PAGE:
TV, Film Launch Violence Info Campaign

A multimedia public service effort is designed to raise parental awareness of TV and film ratings, parental controls, media literacy and mental health issues.

The television and film industries today announced plans to roll out a national multimedia campaign to inform parents about tools that can help them manage what their children see on television and at the movies.

The national educational campaign will appear on television public service announcements, educational and informational websites, in-theater advertising and other media.

Story continues after the ad

The groups said the objectives of the initiative are to remind parents that:

  • · TV and film rating systems, parental controls in TV sets and set-top boxes, and a variety of informational resources, are available to help families learn and practice “media literacy.”
  • · These “readily available and easy-to-use elements can aid decision making about viewing and experiencing content; block content that may be objectionable for children; and  inform families about how to better control, filter and evaluate the content they’re viewing.”

The consumer awareness initiative is sponsored by the Motion Picture Association of  America (MPAA), National Association of Broadcasters (NAB),  National Cable & Telecommunications Association (NCTA), National Association of Theatre Owners (NATO), American Cable Association (ACA) and the member companies of those groups; as well as DirecTV and Verizon FiOS.

Brand Connections

Elements of the Campaign

Campaign participants will roll out a variety of initiatives in coming months to promote and publicize tools and information for parents.

  • · Public service advertising (which can be viewed here) will air on broadcast, cable and other multichannel video outlets reminding parents of where to find and ho w to use the TV and film rating systems, and parental control blocking technology. The advertising includes video spots previously created by the Ad Council, as well as spots created by cable and broadcast outlets and their trade associations.
  • · Advertising about the film rating system will be produced and featured in movie theaters nationwide.
  • · A multifaceted and recently redesigned website,, will provide more information about the TV and movie ratings systems, parental control technology and media literacy.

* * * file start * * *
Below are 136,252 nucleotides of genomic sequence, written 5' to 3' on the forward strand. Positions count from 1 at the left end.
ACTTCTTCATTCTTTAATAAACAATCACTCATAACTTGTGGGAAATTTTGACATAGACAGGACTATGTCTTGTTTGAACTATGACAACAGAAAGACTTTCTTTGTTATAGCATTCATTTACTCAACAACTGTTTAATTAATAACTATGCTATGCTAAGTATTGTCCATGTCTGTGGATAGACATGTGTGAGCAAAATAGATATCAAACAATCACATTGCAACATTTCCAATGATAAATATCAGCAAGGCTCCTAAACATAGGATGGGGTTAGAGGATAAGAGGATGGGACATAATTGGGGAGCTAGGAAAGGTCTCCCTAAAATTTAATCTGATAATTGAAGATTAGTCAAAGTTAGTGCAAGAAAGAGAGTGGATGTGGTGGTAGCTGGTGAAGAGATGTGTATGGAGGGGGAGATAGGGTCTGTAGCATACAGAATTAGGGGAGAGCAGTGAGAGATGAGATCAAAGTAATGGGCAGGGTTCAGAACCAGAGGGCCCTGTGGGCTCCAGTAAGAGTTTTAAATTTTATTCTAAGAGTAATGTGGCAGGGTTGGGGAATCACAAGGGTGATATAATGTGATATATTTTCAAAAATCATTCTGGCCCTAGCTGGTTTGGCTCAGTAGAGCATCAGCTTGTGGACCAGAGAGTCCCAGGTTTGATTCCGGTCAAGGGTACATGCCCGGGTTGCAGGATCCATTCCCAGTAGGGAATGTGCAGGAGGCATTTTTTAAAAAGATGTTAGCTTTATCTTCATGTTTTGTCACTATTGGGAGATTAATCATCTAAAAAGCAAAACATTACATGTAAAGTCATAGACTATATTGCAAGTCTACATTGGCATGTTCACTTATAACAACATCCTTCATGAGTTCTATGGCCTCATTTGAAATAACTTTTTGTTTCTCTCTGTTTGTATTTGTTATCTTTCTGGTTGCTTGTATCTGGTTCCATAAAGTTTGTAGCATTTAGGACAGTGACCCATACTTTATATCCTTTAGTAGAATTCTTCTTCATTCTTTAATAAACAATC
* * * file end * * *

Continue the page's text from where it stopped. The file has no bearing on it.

• · A recently re-launched informational website,, will focus on the film rating system, providing rating descriptors unique to each movie as well as detailed information on the meaning of specific ratings.
  • · Campaign participants will use multiple communication channels, including digital assets and social media to help inform viewers and customers of where to find information on the ratings systems, and how to activate and use TV parental controls.
  • · Broadcasters, in consultation with Associated Press, the Entertainment Industries Council, and other groups, will develop public service initiatives related to mental health, including creating a style guide to help educate journalists, television and film producers, directors and writers on mental health terminology. The initiative will produce additional public service materials for use by participants in the campaign.

Campaign Messages

The groups said the messages of the initiative are based on three key concepts:

  • · Choice—“The TV and film industries produce, create and distribute a wide array of content choices that appeal to many interests and audiences. The industries widely promote and market this content in a manner that helps parents make sound media choices and allows family members of all ages to enjoy appropriate and rich media experiences.”
  • · Control—“Through parental controls provided by cable companies, satellite providers and telephone companies; the TV-based V-chip; and ratings systems for movies and TV, the industries give parents and caregivers powerful options to help control and manage the media enjoyed by their families.”
  • · Education—“Through industry efforts, parents can learn about the tools available to them, and, with media literacy resources, help children and families understand and place in context what they watch on television, see at the movies and absorb through other media.”

The groups said the public service advertising and collateral materials featured throughout the campaign are designed to “help consumers better understand the TV and film rating systems, remind them to ‘be the boss’ of their TVs, encourage them to consume media together as families and help children understand the media they consume.”